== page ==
TERENCE SMITH: Then in June, 2000, the station broadcast a program called "Our House" that profiled children with gay parents. Like "It's Elementary," "Our House" aired on more than 100 PBS stations across America, including all the major media markets. Peter Morrill defended his decision to broadcast the shows in Idaho.
PETER MORRILL: In our country we have a tradition where the government does not try to impose a point of view on its media outlets, and I think the viewer at home feels very uncomfortable about the concept of a politician or politicians deciding what programs they're going to be watching.
STAN HAWKINS: Why would you continue to do those things that you know are going to be controversial; you know that legislators are going to take heat, and we're going to continually have this question to deal with repeatedly, year after year after year?
TERENCE SMITH: Senator Stan Hawkins attacked Morrill for his programming choices.
STAN HAWKINS: In the state of Idaho, homosexual conduct is against the law, and on that principle, I don't think that any tax-supported broadcast system, whether it be television or radio, ought to be using taxpayer dollars to try to normalize a conduct or an activity that's illegal.
TERENCE SMITH: So upset were the lawmakers here at the capitol that they required Idaho Public Television to clear its programming in advance with the state board of education. The lawmakers also compelled the stations to air a daily "viewer beware" disclaimer.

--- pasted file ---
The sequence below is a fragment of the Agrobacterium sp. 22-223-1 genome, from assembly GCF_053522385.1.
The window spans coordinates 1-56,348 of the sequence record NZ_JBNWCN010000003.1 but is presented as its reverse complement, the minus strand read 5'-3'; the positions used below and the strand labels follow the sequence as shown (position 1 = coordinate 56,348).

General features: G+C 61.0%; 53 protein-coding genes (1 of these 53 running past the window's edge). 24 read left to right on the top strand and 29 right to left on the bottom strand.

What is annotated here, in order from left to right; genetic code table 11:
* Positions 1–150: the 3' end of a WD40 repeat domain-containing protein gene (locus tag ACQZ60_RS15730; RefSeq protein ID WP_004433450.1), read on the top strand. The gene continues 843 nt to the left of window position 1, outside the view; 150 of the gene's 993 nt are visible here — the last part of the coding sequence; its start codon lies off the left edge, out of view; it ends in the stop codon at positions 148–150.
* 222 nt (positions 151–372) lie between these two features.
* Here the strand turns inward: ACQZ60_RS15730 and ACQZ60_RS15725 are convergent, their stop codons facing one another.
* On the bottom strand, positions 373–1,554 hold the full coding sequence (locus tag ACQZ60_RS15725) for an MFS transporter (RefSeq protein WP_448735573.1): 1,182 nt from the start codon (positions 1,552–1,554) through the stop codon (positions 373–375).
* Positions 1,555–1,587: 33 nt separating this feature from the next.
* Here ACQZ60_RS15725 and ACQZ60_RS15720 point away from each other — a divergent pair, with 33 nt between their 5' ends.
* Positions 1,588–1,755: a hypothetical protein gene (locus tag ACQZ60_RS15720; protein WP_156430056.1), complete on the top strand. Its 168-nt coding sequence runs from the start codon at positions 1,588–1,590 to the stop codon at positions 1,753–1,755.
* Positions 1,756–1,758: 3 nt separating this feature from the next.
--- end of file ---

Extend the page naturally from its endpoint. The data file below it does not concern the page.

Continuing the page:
ANNOUNCER: Events and depictions appearing on Idaho Public Television that are broadcast...
TERENCE SMITH: The disclaimer, written by the state board of education, which control's the station's license, is designed to remind viewers that sodomy is illegal in Idaho.
ANNOUNCER: Idaho Public Television and the Idaho State Board of Education expressly offer such programs as part of their highest priority of our programming and not for the purpose of promoting, supporting or encouraging the violation of any criminal statutes.
TERENCE SMITH: Taken together, these legislatively mandated restrictions on Idaho Public Television are the only ones of their kind in the country. They have alarmed defenders of free speech. Robert Corn Revere is an attorney for the Association of American Public Television Stations.
ROBERT CORN REVERE: We are dealing with an area where the government is a licensee, but we're also dealing with a blanket restriction by a legislature designed for no purpose other than to stifle speech.
TERENCE SMITH: And therefore in violation of the First Amendment?
ROBERT CORN REVERE: Yes.
TERENCE SMITH: What you call oversight, some people call censorship. Is it?
ROBERT LEE: In a manner of speaking, I suppose it is. But I call it discretion. Every station manager, every board editor, even your program, you have people who make decisions about the type of programming, so they make choices. And all we're saying is make the right choices.
RON PISANESCHI: So we'll roll through the things that we're going to highlight for the board.